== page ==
In 1969, I was pastor of View Acres Baptist Church in Tulsa. My wife, Lillian, was employed at Sweet Adeline’s (clerical, not singing). We discussed becoming foster parents, but decided to check on being full-time houseparents instead. After prayer and conversing with others, we believed that God was leading in full-time direction. So, on January 1, 1970, we began working as houseparents in Kerr Cottage at the Baptist Children’s Home, Oklahoma City.

We brought more furniture than we needed, because we were not sure how long we would stay. The Home would have furnished what we needed, but we didn’t want to sell ours and maybe have to buy again. Had we known that it was the beginning of a 20-year employment, we probably would have had a large garage sale before we moved. I’m sure the men who helped unload the truck wished we had.

My first job at the Home was memorable. It was December 31, 1969, about 9:00 p.m. There was a deep snow and traffic was moving slowly. Mr. Avery Marion, our maintenance supervisor, called for me to accompany him across town to pick up some donuts. A bakery was closing out the year and wanted us to get what they had on hand. There were about 200 dozen donuts. So, on New Year’s Day, 1970, I spent the day boxing donuts and placing them in the large walk-in freezer. Then small boxes would be delivered to the cottages as needed.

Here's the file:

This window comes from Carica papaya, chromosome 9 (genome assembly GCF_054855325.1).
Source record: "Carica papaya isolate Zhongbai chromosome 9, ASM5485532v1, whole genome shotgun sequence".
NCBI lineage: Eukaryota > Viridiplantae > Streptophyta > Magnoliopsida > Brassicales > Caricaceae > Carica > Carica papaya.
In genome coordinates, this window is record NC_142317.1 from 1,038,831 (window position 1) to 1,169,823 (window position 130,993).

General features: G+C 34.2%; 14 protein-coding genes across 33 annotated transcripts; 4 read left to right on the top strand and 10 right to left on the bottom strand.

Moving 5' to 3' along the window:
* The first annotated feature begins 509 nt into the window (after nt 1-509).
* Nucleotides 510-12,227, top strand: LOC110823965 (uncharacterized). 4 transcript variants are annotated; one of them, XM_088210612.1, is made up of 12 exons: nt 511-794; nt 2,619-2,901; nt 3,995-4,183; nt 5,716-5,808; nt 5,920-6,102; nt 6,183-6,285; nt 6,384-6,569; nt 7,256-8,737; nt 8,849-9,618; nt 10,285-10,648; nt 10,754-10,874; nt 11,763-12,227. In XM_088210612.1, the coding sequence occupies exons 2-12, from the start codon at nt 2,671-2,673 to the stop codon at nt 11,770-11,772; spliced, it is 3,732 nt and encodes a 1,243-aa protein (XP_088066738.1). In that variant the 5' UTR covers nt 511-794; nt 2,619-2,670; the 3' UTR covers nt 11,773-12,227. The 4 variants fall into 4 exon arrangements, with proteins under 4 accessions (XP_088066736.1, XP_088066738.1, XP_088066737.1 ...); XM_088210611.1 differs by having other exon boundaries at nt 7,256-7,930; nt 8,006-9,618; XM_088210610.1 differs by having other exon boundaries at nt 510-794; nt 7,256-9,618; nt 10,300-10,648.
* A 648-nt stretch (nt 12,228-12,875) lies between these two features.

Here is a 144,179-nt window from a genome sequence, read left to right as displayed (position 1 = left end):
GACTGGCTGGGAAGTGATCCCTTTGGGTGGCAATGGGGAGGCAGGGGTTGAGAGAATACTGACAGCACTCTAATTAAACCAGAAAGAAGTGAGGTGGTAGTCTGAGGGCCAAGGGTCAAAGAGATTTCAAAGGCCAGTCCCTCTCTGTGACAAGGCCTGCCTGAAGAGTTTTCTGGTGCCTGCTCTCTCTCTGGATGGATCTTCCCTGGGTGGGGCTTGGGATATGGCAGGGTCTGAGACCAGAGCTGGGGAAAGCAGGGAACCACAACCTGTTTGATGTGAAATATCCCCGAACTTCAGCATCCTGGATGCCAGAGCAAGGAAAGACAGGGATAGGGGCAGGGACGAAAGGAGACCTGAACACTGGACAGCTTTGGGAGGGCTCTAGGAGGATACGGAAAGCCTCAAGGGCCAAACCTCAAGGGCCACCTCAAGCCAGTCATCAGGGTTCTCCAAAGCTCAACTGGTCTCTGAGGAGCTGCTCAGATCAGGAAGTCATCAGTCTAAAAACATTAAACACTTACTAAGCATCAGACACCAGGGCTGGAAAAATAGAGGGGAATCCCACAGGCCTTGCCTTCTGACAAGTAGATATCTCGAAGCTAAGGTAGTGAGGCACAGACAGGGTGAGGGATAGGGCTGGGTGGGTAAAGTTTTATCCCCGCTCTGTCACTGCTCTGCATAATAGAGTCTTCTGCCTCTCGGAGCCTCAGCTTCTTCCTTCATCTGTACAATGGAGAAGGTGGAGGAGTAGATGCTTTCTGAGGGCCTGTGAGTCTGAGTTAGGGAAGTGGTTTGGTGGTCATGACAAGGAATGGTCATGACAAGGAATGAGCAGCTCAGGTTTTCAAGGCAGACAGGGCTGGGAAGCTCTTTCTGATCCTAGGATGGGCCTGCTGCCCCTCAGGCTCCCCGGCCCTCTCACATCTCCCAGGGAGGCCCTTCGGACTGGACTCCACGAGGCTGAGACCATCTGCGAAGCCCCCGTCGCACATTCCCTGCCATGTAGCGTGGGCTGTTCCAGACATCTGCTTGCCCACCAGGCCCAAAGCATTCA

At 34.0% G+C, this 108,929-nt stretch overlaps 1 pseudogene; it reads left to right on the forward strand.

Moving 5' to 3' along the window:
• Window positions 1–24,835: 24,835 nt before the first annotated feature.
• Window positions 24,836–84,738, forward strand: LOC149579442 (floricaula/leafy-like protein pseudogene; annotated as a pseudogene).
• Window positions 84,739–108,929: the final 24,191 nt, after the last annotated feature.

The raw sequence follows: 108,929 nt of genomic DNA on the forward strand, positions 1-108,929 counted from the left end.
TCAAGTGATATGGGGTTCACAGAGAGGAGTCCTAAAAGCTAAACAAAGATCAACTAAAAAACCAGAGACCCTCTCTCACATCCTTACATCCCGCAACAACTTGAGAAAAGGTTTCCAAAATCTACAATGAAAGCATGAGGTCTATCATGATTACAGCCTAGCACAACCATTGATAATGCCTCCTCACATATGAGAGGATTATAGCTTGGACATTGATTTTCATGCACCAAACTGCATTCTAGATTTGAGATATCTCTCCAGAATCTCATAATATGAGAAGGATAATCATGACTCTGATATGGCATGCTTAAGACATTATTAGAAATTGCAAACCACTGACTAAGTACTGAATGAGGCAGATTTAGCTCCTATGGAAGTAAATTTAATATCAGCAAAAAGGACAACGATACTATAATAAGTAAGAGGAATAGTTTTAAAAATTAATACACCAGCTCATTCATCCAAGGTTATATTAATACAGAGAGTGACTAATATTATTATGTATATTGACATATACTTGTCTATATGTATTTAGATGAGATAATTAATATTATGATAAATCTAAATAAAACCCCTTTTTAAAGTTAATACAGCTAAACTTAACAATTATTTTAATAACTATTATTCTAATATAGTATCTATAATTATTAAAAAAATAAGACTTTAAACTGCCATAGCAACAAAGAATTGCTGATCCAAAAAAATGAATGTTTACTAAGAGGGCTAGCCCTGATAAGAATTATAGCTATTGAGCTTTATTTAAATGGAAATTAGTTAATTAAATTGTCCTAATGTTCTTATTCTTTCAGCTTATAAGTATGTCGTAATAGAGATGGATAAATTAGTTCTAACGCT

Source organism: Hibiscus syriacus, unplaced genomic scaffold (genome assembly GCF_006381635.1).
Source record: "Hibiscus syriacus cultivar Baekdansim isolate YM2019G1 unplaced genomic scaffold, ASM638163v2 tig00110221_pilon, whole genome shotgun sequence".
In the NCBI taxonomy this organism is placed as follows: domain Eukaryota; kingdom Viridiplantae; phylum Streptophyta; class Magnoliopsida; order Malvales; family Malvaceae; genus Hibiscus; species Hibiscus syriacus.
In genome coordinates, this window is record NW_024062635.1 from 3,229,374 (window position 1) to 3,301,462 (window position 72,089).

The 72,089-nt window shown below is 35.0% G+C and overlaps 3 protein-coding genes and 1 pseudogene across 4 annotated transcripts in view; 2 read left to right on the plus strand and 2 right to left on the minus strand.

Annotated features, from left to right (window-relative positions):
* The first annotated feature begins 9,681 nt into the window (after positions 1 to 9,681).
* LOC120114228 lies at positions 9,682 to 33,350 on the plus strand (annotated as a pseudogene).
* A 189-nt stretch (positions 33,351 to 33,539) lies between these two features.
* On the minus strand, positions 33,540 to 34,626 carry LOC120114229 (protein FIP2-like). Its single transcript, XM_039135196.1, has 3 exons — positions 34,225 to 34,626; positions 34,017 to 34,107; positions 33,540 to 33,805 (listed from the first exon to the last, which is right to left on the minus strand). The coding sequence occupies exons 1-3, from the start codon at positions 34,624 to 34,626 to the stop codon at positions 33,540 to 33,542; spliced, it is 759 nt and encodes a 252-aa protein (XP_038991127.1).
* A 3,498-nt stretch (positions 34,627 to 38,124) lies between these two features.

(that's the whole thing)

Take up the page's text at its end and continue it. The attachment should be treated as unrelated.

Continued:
We serve 6½ years as houseparents to teen-age girls—a total of 69. I worked in maintenance, painting, lawn mowing, bus driving, etc. The other 13½ years, we took other positions working with the entire campus instead of majoring on one cottage. Some people asked, “Why did you leave the ministry—pastoral ministry of 23 years—to work at the Children’s Home?” We didn’t think of it as leaving the ministry, but a change in type of ministry.

Sometimes the work was frustrating. Like when a child didn’t want to help or would not receive help, regardless of the effort that was put forth. However, it was rewarding when one seemed to appreciate what was done. Therefore, I usually said my work was frustratingly rewarding.